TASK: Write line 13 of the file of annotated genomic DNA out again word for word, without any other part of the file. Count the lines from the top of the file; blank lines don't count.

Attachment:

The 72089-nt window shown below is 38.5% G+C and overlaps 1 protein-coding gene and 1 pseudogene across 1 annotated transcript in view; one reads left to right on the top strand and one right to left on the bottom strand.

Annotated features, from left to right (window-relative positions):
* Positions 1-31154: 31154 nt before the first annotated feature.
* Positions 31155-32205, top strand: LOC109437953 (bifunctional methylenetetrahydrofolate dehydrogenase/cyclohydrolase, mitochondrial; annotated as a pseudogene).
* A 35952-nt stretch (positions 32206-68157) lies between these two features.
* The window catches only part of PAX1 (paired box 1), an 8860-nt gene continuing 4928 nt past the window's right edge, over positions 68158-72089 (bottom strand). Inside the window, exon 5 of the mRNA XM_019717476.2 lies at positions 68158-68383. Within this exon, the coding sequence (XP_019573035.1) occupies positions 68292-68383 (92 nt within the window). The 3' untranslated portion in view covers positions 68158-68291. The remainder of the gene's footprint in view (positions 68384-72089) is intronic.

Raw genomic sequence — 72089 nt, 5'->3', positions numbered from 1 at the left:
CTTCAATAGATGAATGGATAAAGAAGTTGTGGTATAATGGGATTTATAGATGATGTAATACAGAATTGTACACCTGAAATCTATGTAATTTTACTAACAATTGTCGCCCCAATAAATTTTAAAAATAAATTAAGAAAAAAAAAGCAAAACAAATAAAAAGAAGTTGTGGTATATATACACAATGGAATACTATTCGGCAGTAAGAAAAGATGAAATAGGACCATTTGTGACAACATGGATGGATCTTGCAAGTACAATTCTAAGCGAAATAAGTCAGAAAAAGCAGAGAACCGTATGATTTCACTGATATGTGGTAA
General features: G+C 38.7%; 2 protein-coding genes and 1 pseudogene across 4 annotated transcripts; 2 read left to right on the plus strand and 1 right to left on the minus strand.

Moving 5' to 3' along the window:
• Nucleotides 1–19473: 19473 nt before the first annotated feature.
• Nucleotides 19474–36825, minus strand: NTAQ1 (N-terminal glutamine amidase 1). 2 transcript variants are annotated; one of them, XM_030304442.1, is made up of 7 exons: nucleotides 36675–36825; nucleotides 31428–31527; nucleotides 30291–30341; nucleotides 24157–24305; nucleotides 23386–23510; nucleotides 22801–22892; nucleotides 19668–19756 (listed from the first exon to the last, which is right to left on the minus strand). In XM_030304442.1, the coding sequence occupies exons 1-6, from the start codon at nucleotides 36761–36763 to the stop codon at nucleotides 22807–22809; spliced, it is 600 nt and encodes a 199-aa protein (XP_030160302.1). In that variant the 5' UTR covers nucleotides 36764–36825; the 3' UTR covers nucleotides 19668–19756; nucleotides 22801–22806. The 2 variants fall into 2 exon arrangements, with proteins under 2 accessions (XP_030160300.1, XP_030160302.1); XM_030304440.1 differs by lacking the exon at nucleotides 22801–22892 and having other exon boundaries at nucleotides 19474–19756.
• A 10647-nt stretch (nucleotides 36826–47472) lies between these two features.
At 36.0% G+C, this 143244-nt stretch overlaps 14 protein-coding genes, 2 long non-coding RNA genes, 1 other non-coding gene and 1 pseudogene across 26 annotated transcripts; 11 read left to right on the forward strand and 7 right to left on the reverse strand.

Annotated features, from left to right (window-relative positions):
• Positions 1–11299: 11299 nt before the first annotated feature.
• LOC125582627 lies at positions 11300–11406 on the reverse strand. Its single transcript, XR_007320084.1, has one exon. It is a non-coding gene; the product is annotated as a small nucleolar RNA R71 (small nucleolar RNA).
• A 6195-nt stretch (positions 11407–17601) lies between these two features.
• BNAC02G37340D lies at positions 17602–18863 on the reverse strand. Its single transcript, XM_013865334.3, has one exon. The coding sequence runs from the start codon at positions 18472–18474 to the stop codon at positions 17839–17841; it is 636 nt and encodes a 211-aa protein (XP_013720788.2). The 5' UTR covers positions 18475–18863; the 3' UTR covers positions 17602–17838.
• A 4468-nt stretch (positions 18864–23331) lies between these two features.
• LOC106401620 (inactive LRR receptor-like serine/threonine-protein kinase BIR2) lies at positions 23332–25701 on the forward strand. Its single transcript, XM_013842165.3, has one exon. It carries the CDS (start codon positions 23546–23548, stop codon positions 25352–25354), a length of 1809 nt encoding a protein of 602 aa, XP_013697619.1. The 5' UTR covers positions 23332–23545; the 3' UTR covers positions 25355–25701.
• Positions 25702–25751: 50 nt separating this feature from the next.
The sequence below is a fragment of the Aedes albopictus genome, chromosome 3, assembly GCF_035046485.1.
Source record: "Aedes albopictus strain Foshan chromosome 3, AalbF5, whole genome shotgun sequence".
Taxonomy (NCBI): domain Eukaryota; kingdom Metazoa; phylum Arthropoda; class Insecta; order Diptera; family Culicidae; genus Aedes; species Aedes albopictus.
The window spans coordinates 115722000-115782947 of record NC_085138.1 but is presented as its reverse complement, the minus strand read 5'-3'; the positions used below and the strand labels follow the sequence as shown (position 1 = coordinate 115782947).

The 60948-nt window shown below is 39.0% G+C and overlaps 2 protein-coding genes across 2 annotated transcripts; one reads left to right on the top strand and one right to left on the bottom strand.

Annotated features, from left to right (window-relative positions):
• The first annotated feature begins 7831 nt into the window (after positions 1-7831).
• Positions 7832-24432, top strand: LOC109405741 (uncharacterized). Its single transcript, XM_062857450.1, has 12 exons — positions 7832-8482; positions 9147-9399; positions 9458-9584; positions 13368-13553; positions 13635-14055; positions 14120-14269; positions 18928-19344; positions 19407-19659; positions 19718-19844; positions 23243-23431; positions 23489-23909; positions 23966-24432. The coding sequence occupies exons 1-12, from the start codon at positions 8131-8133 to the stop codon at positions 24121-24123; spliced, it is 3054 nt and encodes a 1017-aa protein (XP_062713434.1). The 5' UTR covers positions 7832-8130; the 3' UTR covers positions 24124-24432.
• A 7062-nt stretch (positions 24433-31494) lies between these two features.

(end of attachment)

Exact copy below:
• A 10647-nt stretch (nucleotides 36826–47472) lies between these two features.